This article conducts a review of 153 scientific publications, investigating ecosystem services provided by nature-based solutions and individual, community and society preferences for these services.
Abstract: Ecosystem services (ES) provided by nature-based solutions (NBS) have been examined using various data collection techniques and preference elicitation methods to understand what ES are important to human well-being. This article provides a systematic review of 153 scientific publications, with a focus on data collection techniques and perspectives of well-being used when eliciting preferences toward multiple ES provided by NBS. ES provided by urban parks, urban trees, and community gardens are the most commonly examined; however, generally specified NBS such as “green spaces” or “green infrastructure” prevail. The review further shows that the questionnaire surveys is the dominant technique for bringing evidence about the most preferred ES, followed by semi-structured interviews and workshops. Only a limited number of studies use revealed or stated preference methods as a part of data collection efforts such as a choice experiment or contingent valuation. Additionally, the review defines three different perspectives of well-being considered but rarely discussed in existing studies: individual; community; and society well-being perspectives. As the concept of well-being is hardly discussed in NBS literature and still depends on a large degree of subjectivity, this review highlights the need for future research that looks more deeply at individual, community, and social well-being, which is influenced differently by the implementation of NBS.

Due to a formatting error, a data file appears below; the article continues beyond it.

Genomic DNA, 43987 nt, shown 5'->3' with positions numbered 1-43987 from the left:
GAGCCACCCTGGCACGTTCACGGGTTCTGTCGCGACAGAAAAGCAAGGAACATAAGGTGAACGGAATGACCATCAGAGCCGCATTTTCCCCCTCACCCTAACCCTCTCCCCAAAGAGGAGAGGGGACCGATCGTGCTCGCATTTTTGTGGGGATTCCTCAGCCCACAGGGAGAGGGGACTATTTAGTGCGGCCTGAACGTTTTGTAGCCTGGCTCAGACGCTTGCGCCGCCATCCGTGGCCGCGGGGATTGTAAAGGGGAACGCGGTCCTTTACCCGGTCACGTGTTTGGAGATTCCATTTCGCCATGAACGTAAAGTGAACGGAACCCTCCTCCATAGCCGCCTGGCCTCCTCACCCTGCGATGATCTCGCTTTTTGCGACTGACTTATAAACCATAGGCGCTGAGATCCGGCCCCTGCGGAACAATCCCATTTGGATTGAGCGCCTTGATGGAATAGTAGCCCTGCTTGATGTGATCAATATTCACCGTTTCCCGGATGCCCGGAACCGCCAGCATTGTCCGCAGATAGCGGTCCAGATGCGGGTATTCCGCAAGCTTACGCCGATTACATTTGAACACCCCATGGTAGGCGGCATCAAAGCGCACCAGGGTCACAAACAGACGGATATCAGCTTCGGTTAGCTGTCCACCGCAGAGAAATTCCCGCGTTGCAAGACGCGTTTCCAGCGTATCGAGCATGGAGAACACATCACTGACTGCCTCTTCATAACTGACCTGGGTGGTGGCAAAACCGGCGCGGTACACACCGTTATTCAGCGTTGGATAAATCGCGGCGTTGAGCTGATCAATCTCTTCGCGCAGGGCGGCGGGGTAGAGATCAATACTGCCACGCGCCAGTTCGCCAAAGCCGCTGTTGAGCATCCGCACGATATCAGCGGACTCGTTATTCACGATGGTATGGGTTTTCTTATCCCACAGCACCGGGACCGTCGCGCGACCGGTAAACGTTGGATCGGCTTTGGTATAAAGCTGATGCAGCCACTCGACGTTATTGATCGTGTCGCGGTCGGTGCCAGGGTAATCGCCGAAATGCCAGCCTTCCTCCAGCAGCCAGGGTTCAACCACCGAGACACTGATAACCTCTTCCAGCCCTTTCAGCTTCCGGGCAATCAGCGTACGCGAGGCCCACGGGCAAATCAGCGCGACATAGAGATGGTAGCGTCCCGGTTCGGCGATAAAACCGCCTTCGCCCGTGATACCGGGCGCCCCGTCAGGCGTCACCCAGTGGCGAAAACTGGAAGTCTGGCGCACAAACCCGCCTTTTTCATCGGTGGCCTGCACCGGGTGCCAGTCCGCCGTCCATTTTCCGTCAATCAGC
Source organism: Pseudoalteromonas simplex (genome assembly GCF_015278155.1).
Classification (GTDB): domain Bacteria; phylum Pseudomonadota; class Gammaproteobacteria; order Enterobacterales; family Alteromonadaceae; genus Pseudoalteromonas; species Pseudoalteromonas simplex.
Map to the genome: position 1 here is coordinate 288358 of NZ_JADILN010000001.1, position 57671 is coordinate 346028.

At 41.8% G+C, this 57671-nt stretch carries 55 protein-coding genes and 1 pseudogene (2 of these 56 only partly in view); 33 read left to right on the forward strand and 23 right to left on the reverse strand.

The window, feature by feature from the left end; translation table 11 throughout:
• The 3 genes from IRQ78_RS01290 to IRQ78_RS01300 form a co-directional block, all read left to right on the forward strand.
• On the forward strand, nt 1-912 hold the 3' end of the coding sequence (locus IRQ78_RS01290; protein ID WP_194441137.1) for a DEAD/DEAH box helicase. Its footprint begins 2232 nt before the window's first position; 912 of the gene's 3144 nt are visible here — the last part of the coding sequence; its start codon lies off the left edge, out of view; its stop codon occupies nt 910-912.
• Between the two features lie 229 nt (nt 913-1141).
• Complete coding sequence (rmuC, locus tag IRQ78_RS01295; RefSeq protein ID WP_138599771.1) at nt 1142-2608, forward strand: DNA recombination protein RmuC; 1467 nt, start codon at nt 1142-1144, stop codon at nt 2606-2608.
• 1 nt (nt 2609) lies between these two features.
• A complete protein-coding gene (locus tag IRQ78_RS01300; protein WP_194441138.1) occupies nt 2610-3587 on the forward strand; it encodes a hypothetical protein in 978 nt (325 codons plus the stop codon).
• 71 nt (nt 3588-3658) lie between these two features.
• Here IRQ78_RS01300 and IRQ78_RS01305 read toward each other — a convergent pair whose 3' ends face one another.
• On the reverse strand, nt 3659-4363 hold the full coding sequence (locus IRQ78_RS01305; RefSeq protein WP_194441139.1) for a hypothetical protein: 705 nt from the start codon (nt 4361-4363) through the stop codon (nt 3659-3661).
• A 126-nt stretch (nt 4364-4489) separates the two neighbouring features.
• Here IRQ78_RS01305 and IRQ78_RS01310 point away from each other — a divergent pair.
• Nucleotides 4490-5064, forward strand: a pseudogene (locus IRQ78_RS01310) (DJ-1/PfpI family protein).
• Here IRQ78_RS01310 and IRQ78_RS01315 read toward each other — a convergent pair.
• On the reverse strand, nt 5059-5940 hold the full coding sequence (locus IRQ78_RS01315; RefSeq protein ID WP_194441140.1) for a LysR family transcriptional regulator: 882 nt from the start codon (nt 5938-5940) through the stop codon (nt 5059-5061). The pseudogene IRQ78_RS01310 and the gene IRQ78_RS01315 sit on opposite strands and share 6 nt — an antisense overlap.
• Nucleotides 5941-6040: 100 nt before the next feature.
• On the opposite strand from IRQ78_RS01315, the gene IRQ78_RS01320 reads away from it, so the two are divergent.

Citation: Hekrle M. (2022). What benefits are the most important to you, your community, and society? Perception of ecosystem services provided by nature-based solutions. Wiley Interdisciplinary Reviews: Water, 9(6), e1612. https://doi.org/10.1002/wat2.1612